Question about Toshiba 55H70 55" Rear Projection Television
I found the screen where you line up the yellow, red and blue crosses. Am I supposed to get them all on top of one another? Some of them don't want to move, is that a problem?
Today, I started researching the exact same problem on the same model TV. From what I've learned, it seems this model TV (and many others with this part) suffers from a part that runs hot and is not very reliable. The part so frequently goes bad, that one person on the forums bought the parts for "when" not if it goes bad. So, you are far from alone.
The failing part apparently responsible for the color convergence problem you are experiencing is the STK392-110. There are two of them in your TV and together they control the color convergence of the 55H70. Basically, these 2 ICs need to be replaced with the newer and more reliable replacements, the STK394-160 (alternatively, you can also use the STK392-150 or STK329-180, but the STK394-160 is the latest and greatest equivalent for the original part). It is best not to replace the STK392-110 with another STK392-110 (which is what many repair shops will do).
To perform the replacment, you have 2 choices:
1. Hire out a repair at $400-$700. However, often TV breaks again with same problem in less than 6 months because many TV repairman replace only the bad ICs but not the "feeder" parts (i.e. resistors) so these bad feeder parts fry the new ICs also in one week to 3 months. If you hire it repaired, make sure the repairmen has checked the resistors around the IC to ensure they are within tolerance. Also, the repairmen should use thermal compound to reseat the ICs back to the heatsinks. Otherwise the repair won't last.
2. Fix it yourself for under $60. The process can be tricky, but if you are slightly technically inclined and know how to use a soldering iron, you can fix it yourself with less risk of it breaking shortly after.
IMO, option #1 doesn't make sense for a TV that is over 4 years old. That's just too much good money after bad. If option #2 is not feasible, personally, I'd rather put the $400 to $700 or more toward a newer model.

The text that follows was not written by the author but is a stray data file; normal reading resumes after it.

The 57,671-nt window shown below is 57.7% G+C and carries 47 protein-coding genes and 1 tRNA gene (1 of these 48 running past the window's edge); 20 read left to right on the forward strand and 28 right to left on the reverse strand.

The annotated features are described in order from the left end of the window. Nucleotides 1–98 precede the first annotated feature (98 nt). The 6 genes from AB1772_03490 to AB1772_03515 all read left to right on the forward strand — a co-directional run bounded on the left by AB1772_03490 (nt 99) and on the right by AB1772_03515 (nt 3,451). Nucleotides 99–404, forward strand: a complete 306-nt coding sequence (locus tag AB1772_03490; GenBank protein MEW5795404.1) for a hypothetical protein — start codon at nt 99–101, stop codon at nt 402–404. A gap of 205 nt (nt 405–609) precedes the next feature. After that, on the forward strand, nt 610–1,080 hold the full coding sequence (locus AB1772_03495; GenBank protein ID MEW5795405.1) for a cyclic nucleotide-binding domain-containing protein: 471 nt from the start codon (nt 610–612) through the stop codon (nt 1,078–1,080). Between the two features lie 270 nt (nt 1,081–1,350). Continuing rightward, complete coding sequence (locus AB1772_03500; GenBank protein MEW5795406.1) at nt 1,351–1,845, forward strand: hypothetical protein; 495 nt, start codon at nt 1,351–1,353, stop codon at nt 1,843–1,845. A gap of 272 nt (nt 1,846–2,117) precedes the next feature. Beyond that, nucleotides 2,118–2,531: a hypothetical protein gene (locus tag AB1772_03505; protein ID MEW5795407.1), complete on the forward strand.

However, if the thought of holding a soldering iron doesn't intimidate you, then option #2 can make a great TV _better_ than new. So, assuming you choose to fix it yourself, this is what you'll need to do (AFAIK). First of all, make sure you only get Sanyo original parts (lots of Chinese knock-offs that don't last). The original STK394-160 is best purchased from a reputable Hitachi licensed dealer (Hitachi apparently makes the 55H70 and Toshiba puts in name on it). B&D, acme-sales, vance, tritronics are all good choices to buy reliable, Sanyo parts from. The STK394-160 is newer and harder to find. Best way to obtain this part if via the Hitachi kit part number X480293. I just purchased the part number X480293 , which I just purchased from Tritronics for $37 + $9 shipping at:
This repair kit includes 2 STK394-160 ICs. Both will need to be replaced (even if only one is bad). This kit includes both ICs, plus some extra resistors. While the ICs are used in many TVs, the resistors have Ohm values that are specific to each TV. So, the resistors in the kit will likely be of no use to you on the 55H70. Still, it is a good idea to test all the resistors in your TV (R7711, R7721,
R7116, R7726, R7736, and R7731. are MF, 1.2 ohm, 2W resistors according to service manual) with a meter and make sure they are still reading the manufacturer values they are suppose to. If their resistance has changed from original specs, they will likely destroy the new ICs. Look for bad solder joints and resistors that test bad or look fried and replace and resolder. Pull the old STK392-110 ICs and replace with the new STK394-160 ICs. Be very careful while inspecting those solder joints and resistors because missing even one minor problem can prevent success. Also, remember to use the thermal compound to reseat the ICs against the heatsinks.
If this doesn't work and you have checked all the resistors and solder joints, the convergence yoke may also have problems. But cross that bridge when/if you come to it.
Some useful links with more instruction and pictures on how to do this replacement:
Note: I'm no expert and basically in the same boat as you. Just sharing what I've learned. So, any experts, please let me know if I missed or incorrectly stated anything.
Posted on Dec 21, 2008
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Posted on Jan 02, 2017
Is there an advanced convergence setup anywhere in the menu where the screen displays a grid? If so, you might want to get into that and move along the grid to each section that looks off. Adjust until the color falls behind the gridline, and move on to the next. It can be a time-consuming process, but should take care of your convergence issues.
Posted on Jan 20, 2009
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